JLL should be commended for its decision this week to withdraw from managing nearly £2bn of hotel assets owned by the Sultan of Brunei.

Liz Hamson Leader

It is vital the property industry maintains its strong stance against Brunei’s implementation last month of barbaric new Sharia laws that punish gay sex and adultery with death by stoning. While it won’t hit the sultan where it hurts, JLL is reportedly forgoing fees in “the low millions” and it is an important step up from the boycotts of the Brunei Investment Authority’s ‘Dorchester Collection’ of hotels by industry heavyweights last month.

Don’t get me wrong. There’s nothing wrong with the boycott per se and it will have been the only tool at the disposal of some companies. But while it will have done reputational damage, it won’t have done material commercial damage, except to the livelihoods of the innocent, hard-working employees of the establishments affected. JLL’s move might at least make the sultan sit up and think and prompt others to review their commercial dealings with the country.

However, and it is a big however, the cynic in me wonders how long the loud cries of condemnation will last. Haven’t we been here before and quite recently at that? In the aftermath of the killing last October of Saudi journalist Jamal Khashoggi, 40 attendees boycotted a major investment conference organised by Saudi Arabia’s sovereign wealth fund, including the bosses of JP Morgan, Siemens and BlackRock.

Fast forward a few months and JP Morgan’s chief executive Jamie Dimon is personally helping to market a $10bn bond sale by Saudi Arabia state-owned oil company Saudi Aramco, according to Bloomberg, and the bond offer is reportedly massively oversubscribed. Cue understandable accusations of hypocrisy.

JP Morgan won’t be the only one to have talked the talk but not walked the walk. If there is enough money up for grabs, the unpalatable truth is that many big corporations will abandon the moral high ground as quickly as they took to it. Socially responsible investment be damned.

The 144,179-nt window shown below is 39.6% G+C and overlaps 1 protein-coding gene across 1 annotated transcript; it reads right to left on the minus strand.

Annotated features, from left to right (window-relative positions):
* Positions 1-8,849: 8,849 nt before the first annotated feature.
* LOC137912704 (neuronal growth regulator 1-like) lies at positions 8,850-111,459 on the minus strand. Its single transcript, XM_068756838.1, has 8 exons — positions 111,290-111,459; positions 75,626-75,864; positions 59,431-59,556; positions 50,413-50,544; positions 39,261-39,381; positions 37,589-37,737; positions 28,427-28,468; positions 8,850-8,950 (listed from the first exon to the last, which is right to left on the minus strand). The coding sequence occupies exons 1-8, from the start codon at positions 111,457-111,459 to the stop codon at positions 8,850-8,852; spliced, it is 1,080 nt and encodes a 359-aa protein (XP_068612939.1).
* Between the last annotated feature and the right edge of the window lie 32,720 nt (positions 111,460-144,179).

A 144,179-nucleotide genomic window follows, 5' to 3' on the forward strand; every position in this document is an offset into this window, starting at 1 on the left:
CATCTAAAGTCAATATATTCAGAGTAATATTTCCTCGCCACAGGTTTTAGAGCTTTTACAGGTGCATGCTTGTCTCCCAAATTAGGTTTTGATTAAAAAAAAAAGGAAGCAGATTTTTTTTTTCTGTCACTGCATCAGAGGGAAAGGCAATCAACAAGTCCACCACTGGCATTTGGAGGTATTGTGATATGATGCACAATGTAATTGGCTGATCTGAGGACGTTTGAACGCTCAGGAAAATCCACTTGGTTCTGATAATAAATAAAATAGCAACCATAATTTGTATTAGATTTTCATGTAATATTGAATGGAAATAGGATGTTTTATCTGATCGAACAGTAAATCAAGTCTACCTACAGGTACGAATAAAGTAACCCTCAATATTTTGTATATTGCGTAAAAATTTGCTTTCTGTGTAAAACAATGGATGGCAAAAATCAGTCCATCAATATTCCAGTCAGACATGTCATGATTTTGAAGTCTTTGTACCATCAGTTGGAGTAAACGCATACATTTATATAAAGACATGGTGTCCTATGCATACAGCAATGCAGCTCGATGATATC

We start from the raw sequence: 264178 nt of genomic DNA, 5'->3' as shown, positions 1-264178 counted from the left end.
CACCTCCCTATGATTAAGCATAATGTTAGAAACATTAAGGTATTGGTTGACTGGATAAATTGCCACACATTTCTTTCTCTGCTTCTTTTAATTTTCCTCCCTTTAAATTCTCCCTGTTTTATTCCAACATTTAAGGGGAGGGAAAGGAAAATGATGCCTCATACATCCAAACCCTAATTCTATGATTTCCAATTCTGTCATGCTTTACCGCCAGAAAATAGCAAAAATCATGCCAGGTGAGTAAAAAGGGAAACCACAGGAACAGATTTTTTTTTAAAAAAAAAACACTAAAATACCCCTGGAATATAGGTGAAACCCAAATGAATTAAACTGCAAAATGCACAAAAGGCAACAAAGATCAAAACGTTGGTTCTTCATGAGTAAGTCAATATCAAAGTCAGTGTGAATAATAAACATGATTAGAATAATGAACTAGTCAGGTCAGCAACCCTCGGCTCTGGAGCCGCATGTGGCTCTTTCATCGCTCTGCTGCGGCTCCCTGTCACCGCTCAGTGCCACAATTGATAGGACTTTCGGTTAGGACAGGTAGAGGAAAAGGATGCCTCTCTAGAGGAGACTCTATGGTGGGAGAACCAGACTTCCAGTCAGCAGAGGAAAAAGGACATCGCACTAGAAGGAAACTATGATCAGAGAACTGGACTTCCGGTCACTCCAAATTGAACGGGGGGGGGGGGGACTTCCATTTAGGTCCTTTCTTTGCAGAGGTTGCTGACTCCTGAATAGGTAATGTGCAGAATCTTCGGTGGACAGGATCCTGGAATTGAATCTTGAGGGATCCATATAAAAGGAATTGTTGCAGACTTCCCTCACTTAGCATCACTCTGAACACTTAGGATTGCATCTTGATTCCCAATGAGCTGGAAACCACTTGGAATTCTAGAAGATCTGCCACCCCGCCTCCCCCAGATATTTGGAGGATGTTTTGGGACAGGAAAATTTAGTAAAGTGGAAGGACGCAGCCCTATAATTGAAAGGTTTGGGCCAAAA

Plus let’s not forget that Saudi Arabia and Brunei are just the tip of the iceberg. There are a host of other countries that have been accused of committing outrageous human rights violations or that operate under Sharia law. Will big business boycott the whole lot of them? Will it heck. If it does, it will only be for as long as people are watching or if it has no skin in the game.

Property Awards 2019

On a more upbeat note, last week we celebrated the best of the best in commercial property at the Property Awards at Grosvenor House on Park Lane. What a fantastic night it was and what a fantastic turnout – winners stepped up to accept their trophies in front of a capacity crowd of almost 1,100, which is pretty darned impressive given the challenging market conditions and ongoing Brexit pantomime.

A suitably diverse cast of winners included Reza Merchant, Ross Bailey, John Burns, Liz Peace and Sir John Ritblat. We also celebrated the Best Places to Work in Property. Congratulations to all the winners and thanks to all those who attended – and roll on the RESI Awards on 15 May.